OWN GAME BY TRAVERS sanay photoplay of life in the rough,
I in one of the lumber camp scenes
Richard C. ' Travers, who, as John gave an exhibition of chopping down
Peabody, is playing the load in "The. trees that put to shame a good many
of the scores of old-timo lumber packs
who were hired for the occasion.
Mr. Travers' "V" came to a perfect
peak, and it was so clean cut that it
won the admiration of the, lumbermen
who witnessed . the performance. But
this is not strange; if one stops to think
that Mr. Travers was born in the
wilds of Canada, up bv Hudson. Bnv.
and had to chop trees for kindling
wood as a boy. Ho lived a good many
years of his life in the forests before
he ever thought of becoming an actor,
and his knowlcdgo of tho backwoods
more than once has come In good
stend in motion pictures. Besides,
Mr. Travers' build and physique make
him a splendid lumberjack. " lhc .Man
Trail" will be shown at the Oregon
Did It Ever Happen toTou?
By Mort Burger
P- II fiX)JP
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(R. A. Cronin, In Portland Journal.)
There will be no quibbling over the
respective merits of the Syracuse uni
versity and the Oregon Agricultural
football teams, but there will be many
arguments over the superiority of far
eastern or far-western football.
Syracuse beat the Aggies on Mult
nomah field yesterday by a score of 28
to 9 before some 6,000 football fans
from all parts. of the state.
If Syracuse is of the, -best sample of
eastern football, the brand they play
back there must not be much. Thore.
will be little doubt iii the minds of
those who have seen ..nshington State
and University of Washington play
that either could have) beaten Coach
"Buck" O'iiell's eleven with its
beefy line. The University of Oregon
team in the form it showed in the
last weeks of the season could doubt
less have beaten the easterners. There
are those who would b4 willing to bet
heavily on it. I
Fake Punt on Fourth Down.
Any football team-tlat will play a
fake punt on the fourth down, within
the shadow of its own j goal posts and
with 35 yards to go,t must have a
monkey wrench in its tjiink tank. And
to cap the climax,' the. castoriiei'8 got
away with it!
And, too, if Babo WHito, with all of
his 273 pounds and his six feet and a
half of weight, is an All-American
guard, what is the blonde German who
played opposite him and who opened
enough holes for the kaiser's army.
And, goine still further, what would
Johnny Beckett of Oregon do against a
line like Syracuse! If White is an
All-American guard, Beckett is the
greatest tackle that ever played the
Syracuse in the best "basketball"
team that has ever played out this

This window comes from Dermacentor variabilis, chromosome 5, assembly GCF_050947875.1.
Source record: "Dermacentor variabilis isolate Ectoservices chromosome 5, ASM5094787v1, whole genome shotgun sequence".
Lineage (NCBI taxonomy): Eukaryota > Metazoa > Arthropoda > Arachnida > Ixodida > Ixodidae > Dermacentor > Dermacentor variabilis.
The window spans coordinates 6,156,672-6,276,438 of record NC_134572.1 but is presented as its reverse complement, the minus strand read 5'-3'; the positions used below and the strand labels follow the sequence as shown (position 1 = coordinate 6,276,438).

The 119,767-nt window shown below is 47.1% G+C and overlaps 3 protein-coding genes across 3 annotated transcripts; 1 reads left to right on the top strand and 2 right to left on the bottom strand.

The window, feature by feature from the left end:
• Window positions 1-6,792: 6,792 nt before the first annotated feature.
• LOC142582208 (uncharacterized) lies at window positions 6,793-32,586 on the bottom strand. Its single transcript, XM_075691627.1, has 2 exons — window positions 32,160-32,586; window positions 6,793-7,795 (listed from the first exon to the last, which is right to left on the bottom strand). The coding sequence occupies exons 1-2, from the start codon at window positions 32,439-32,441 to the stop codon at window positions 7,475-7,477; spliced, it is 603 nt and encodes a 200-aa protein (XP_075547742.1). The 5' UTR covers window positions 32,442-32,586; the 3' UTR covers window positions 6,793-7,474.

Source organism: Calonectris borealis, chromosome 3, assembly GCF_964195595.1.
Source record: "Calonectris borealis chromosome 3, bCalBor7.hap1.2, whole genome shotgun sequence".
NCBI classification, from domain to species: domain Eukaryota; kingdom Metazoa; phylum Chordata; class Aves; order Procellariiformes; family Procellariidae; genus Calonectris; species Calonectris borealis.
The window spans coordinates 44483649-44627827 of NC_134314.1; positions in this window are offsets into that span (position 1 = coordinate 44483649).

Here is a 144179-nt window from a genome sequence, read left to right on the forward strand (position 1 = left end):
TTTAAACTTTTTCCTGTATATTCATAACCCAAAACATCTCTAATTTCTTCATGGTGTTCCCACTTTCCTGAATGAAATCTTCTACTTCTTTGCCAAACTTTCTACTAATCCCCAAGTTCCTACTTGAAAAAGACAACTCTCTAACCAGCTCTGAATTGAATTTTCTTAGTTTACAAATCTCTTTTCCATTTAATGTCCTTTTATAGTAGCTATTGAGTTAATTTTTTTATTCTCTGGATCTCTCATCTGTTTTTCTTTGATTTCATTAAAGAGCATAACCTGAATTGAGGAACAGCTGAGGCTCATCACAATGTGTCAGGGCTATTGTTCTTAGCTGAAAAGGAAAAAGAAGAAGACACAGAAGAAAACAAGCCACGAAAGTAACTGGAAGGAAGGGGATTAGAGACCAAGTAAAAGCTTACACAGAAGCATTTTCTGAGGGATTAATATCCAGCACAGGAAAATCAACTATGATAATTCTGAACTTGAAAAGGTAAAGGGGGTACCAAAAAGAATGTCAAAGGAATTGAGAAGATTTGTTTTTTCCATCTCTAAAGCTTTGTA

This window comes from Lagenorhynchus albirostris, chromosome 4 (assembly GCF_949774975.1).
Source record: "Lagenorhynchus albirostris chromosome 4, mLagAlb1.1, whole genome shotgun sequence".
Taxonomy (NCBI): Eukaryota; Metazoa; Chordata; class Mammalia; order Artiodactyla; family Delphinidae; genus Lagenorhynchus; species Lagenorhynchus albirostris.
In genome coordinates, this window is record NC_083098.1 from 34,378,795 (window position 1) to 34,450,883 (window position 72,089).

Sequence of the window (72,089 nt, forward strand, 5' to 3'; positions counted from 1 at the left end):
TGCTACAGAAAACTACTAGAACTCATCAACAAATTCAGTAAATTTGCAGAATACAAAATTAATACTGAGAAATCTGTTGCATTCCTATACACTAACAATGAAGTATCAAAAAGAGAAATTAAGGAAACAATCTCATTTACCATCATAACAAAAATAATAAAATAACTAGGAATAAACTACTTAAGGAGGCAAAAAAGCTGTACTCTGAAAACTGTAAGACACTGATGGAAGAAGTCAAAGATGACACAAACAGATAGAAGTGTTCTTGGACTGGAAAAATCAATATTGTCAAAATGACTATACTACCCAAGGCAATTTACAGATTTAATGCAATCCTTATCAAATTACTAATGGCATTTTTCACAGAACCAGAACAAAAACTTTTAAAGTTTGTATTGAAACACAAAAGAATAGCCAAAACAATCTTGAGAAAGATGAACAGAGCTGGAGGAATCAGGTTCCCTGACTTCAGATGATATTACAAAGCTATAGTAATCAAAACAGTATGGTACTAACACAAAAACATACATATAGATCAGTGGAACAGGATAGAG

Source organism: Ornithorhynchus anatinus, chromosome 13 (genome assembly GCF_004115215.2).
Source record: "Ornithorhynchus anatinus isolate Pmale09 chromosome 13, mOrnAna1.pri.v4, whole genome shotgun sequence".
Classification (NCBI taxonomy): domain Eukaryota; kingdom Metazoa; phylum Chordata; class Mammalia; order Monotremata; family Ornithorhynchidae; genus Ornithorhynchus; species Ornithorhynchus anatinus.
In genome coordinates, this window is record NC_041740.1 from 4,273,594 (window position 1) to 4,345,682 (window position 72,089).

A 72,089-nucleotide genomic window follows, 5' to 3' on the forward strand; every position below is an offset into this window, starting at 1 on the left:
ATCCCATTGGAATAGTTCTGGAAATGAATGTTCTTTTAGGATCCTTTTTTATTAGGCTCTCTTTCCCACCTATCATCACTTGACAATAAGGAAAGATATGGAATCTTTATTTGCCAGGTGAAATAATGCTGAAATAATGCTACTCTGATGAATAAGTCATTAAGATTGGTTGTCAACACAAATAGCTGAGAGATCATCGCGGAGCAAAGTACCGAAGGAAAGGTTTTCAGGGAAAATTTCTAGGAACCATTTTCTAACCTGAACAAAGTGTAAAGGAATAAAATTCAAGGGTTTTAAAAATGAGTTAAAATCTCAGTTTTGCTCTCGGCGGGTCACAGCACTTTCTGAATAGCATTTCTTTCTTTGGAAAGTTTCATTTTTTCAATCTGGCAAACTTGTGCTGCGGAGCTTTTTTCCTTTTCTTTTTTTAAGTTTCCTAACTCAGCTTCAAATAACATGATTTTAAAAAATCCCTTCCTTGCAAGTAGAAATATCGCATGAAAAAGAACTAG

way. The O'Neill team showed the
northwestern coaches some of the most
puzzling and best concealed forward
passes that have been witnessed in this
section. They were almost unsolvable,
and it was not until late in the game
that the Aggies began to wake up to
ueicnse tor tnem. When they did,
Abraham and Allen smeared a whole
peck of them.
Kaiter star around a.iiner.
Little Bafter, the squirmiest young
ster as well as the fustcst that has
crunched the sawdust under his foot
this season, was the star ground gainer
of the day. Whenevcrjie wnsn't good
for from a, to 25 yards it was time for
the Syracuse to punt. But there is a
grave question whether the Syracuse
backtield could have withstood the de
fensive play of a pair of tackles like
Heckett of Oregon and Applequist or
When Earter took the ball, it was
mostly from a perpendicular backfield
alignment to the Syracuse forwards.
One or the halfbacks turned cut the
opposing end, tho other two ran to
gether like a team with Bafter hiding
behind them, until they were abreast of
the line, when both took caro of tho
Aggies' secondary defense,' opening
wide to let the little, sprinter through.
It strikes one that a charging forward
lino, sny like the University of Ore
gon, would have tripped this play up
anu mane it. almost nil.
0. A. 0. Forward Held WeU.
The 0. A. C. forwards hold well
enough against their heavier Syracuse
opponents and a great amount of yard
ago was not made by the visitors on
straight plunges. Halfback Wilkinson
did not make any gains to speak of
off Laythe's tacklo, but bohind
Schlatchter he certainly tore through
the other side or the Aggies' line.
The prettiest fight the Aggies put
up was on the third touchdown. Tho
visitors put the ball on the O. A. 0.
one-yard line and the Stewart clan
gathered all of its strength for a final
defense. It was the greatest display
of fight the Aggies showed during tho
tho game. It took the heavy Syracuse
team four solhl plungoB, and then they
got the ball over by ouly inches.
WEST STAYTON NEWS
Howard Trammell ate Thnnksgiving
dinner at home.
Mr. and Mrs. Guy C. Griffin, Mr.
and Mrs. Lively and fnmily, took